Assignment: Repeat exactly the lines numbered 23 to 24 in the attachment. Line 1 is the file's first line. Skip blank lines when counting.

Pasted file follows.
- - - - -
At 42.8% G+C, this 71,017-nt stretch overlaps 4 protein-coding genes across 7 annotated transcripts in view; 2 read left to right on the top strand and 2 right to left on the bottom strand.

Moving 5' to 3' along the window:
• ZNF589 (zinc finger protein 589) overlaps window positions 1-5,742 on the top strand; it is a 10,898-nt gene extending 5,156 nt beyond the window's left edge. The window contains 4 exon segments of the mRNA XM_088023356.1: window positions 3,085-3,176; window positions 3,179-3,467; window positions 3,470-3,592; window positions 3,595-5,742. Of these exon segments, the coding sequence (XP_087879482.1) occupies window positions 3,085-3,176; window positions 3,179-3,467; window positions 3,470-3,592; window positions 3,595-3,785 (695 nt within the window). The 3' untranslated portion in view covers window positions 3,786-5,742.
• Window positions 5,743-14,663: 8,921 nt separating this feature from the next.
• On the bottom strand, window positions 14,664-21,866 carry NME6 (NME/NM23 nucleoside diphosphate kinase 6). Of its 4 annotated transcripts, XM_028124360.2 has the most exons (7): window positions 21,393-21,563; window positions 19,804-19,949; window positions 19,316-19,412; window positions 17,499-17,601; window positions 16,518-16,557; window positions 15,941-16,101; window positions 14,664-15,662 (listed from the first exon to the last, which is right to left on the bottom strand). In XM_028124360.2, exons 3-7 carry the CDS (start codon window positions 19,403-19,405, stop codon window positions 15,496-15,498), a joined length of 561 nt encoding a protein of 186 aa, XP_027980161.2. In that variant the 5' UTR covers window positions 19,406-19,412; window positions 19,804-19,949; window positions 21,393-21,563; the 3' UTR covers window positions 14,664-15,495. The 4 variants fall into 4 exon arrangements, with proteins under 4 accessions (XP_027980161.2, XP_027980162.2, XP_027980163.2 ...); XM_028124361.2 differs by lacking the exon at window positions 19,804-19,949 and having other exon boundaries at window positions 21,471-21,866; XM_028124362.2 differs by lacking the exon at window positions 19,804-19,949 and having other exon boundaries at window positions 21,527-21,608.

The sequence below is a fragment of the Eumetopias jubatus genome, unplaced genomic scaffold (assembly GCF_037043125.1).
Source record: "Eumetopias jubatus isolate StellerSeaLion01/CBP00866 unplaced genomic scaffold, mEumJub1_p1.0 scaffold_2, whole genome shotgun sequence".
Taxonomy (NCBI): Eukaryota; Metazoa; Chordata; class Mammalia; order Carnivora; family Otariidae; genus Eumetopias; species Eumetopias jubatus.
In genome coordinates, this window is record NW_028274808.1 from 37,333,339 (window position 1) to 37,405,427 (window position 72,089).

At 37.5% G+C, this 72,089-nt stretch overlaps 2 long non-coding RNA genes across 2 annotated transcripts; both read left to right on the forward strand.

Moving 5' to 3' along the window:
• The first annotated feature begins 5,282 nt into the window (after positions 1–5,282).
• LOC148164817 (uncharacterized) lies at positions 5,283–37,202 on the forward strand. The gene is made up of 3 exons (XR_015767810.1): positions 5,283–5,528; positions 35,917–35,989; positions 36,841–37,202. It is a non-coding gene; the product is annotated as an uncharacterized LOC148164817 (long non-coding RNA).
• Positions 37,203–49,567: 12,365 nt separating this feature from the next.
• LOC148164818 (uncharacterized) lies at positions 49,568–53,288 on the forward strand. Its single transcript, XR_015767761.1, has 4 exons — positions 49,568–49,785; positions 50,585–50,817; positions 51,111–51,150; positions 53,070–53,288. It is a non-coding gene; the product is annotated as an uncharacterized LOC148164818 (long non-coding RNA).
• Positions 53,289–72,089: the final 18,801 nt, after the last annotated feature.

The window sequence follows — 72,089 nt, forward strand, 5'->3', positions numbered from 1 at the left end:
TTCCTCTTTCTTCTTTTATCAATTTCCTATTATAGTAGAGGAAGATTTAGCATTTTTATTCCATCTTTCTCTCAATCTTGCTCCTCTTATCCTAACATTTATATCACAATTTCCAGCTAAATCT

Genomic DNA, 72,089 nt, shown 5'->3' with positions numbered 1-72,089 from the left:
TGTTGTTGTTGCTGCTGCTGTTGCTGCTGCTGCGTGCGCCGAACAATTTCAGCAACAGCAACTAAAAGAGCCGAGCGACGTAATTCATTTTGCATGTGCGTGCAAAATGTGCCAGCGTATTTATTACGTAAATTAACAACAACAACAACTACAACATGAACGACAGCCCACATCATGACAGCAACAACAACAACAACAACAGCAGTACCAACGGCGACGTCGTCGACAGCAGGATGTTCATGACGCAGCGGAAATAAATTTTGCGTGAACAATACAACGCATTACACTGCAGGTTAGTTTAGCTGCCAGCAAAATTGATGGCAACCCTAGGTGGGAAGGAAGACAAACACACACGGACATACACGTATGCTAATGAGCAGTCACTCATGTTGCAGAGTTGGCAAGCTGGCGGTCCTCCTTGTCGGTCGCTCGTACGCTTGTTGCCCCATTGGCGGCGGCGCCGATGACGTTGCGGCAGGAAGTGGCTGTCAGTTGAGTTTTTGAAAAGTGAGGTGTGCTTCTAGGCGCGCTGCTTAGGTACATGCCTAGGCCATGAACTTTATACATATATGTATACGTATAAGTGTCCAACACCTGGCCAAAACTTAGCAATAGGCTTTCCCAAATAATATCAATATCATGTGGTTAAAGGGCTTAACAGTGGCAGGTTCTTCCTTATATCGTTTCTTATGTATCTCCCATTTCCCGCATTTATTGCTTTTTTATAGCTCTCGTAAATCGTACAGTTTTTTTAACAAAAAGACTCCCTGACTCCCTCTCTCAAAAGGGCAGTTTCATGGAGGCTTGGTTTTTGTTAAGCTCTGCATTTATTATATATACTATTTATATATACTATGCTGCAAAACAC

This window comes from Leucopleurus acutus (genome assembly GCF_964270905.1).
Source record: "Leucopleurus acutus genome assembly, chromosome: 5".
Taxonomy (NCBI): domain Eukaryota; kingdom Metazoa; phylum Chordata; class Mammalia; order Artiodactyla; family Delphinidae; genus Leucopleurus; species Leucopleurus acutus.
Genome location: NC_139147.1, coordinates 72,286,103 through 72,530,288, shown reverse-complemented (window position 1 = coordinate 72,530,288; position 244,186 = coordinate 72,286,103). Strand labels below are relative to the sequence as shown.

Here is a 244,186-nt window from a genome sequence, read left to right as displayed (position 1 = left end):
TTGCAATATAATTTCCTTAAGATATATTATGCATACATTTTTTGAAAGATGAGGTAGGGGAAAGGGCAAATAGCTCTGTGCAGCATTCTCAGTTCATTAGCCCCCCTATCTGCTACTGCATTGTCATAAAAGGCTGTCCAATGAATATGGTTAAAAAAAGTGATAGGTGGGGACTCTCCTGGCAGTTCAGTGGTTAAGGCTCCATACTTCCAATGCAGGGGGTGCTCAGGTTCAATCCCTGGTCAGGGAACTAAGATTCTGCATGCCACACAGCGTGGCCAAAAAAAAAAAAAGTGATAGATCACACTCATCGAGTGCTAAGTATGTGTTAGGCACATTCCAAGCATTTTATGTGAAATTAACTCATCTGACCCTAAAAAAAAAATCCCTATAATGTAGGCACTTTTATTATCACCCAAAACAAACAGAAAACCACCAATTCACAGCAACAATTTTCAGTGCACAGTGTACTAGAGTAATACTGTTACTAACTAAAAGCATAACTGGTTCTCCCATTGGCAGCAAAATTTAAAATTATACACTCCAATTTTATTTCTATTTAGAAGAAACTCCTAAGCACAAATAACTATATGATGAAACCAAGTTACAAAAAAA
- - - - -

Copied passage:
Taxonomy (NCBI): domain Eukaryota; kingdom Metazoa; phylum Chordata; class Mammalia; order Artiodactyla; family Delphinidae; genus Leucopleurus; species Leucopleurus acutus.
Genome location: NC_139147.1, coordinates 72,286,103 through 72,530,288, shown reverse-complemented (window position 1 = coordinate 72,530,288; position 244,186 = coordinate 72,286,103). Strand labels below are relative to the sequence as shown.